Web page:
India then toured New Zealand.In the first Test, India, often touted as poor travelers, conceded a lead of 301 but came back superbly in the game by bowling out the hosts for 105. India, chasing 407, were in a good position when Shikhar Dhawan and Virat Kohli were batting well with the score at 222 for 2 but India quickly collapsed from there to be reduced to 270 for six, and despite the spirited efforts from the then Test skipper MS Dhoni and Ravindra Jadeja, India failed to chase down the score and lost by 40 runs.

India, though, continued to dominate New Zealand in the second Test. When Brendon McCullum and BJ Watling got together in the second innings, New Zealand, who were trailing India by 246 runs, were reduced to 94 for 5. India may have fancied a three-day finish but then India dropped the intensity, catches went down and New Zealand drew the Test, amassing 680 runs. India were set a target of 435 runs then but they had very little chance to win and had to settle for a draw. Another chance went missing and India lost another series.

One wondered what stopped India from concentrating even more when they had the game in their grasp. The Test team failed to be consistent and India saw similar issues when they toured Australia in 2015. India lost the Adelaide Test, after needing 120 runs in a session with eight wickets in hand. Kohli scored twin hundreds but got out to what one would term as an ‘unforced error’, and India went down the drain. Read: VVS LAXMAN SAYS: Learning experience for both India and Sri Lanka

India would have hoped that they do better and at Brisbane, India had Australia in trouble at 247 for 6 after scoring 408 in the first innings. It looked as if, finally, India might get a huge lead and end their drought of wins in Australia. But then arrived a needless chirp from Rohit Sharma and that spurred Mitchell Johnson on as he hit a 93-ball 88. Australia scored 505, took a lead, and India was beaten by four wickets as Australia chased 130.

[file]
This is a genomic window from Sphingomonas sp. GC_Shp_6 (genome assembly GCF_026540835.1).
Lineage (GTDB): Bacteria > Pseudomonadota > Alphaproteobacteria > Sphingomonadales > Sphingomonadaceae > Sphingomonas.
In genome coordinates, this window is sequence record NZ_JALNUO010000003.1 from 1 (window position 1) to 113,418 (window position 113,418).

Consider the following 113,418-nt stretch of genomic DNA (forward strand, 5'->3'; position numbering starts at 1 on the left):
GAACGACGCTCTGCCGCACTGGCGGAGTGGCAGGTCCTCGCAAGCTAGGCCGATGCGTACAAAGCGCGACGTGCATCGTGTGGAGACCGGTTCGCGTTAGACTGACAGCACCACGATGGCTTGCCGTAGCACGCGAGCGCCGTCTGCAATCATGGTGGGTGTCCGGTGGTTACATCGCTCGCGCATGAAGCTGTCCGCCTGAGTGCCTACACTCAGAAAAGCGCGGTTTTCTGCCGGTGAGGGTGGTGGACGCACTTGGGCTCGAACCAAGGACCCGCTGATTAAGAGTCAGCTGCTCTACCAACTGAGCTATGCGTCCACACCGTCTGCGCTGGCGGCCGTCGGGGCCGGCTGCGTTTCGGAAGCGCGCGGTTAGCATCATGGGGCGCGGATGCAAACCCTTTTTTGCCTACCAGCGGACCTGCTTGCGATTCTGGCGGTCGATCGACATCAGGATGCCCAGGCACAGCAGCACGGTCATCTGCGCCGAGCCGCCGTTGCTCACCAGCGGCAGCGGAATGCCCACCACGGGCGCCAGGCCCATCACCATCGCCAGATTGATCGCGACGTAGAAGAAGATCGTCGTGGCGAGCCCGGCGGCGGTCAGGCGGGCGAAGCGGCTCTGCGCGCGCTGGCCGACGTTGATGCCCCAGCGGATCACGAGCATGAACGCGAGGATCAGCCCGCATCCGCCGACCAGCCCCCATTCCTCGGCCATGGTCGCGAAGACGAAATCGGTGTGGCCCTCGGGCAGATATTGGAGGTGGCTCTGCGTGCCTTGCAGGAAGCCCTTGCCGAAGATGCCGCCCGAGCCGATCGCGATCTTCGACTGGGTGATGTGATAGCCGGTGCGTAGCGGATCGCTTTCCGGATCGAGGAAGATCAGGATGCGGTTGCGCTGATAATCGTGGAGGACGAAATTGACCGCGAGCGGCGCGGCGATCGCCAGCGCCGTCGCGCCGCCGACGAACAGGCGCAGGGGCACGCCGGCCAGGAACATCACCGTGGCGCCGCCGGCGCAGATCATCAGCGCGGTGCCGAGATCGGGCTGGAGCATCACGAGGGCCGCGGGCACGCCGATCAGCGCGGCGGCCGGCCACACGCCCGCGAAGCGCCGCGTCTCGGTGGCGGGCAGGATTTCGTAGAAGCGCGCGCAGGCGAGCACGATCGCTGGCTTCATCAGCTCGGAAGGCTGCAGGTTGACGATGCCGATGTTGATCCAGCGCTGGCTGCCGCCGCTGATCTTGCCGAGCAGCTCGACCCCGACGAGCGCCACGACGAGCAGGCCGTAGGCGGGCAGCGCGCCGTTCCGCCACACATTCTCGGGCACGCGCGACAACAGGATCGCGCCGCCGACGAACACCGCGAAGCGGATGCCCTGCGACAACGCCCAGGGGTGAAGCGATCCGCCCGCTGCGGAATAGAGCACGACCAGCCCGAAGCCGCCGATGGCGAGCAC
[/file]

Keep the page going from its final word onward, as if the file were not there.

It is becoming a worrying pattern for India and the loss at Galle must hurt the most: India had been in that situation before with a new skipper in charge of them but things went ina similar direction as Amit Mishra and Harbhajan Singh were not handled properly and India lost after dominating the Test for a considerable time. Read: What Virat Kohli’s India can realistically achieve

Kohli is just four Tests old as a captain; he is yet to win a game and he’s been part of the team for all those losses before. The pattern must hurt him and team India as a unit. This is a new unit and they must be given time, but losing the game from dominant positions has become a habit for India and the new captain will have to get rid of the jinx as soon as possible.

(Nikhil Popat is a diehard cricket enthusiast and a PotterHead till the end of time. He can be followed on Twitter @CricCrazyNIKS)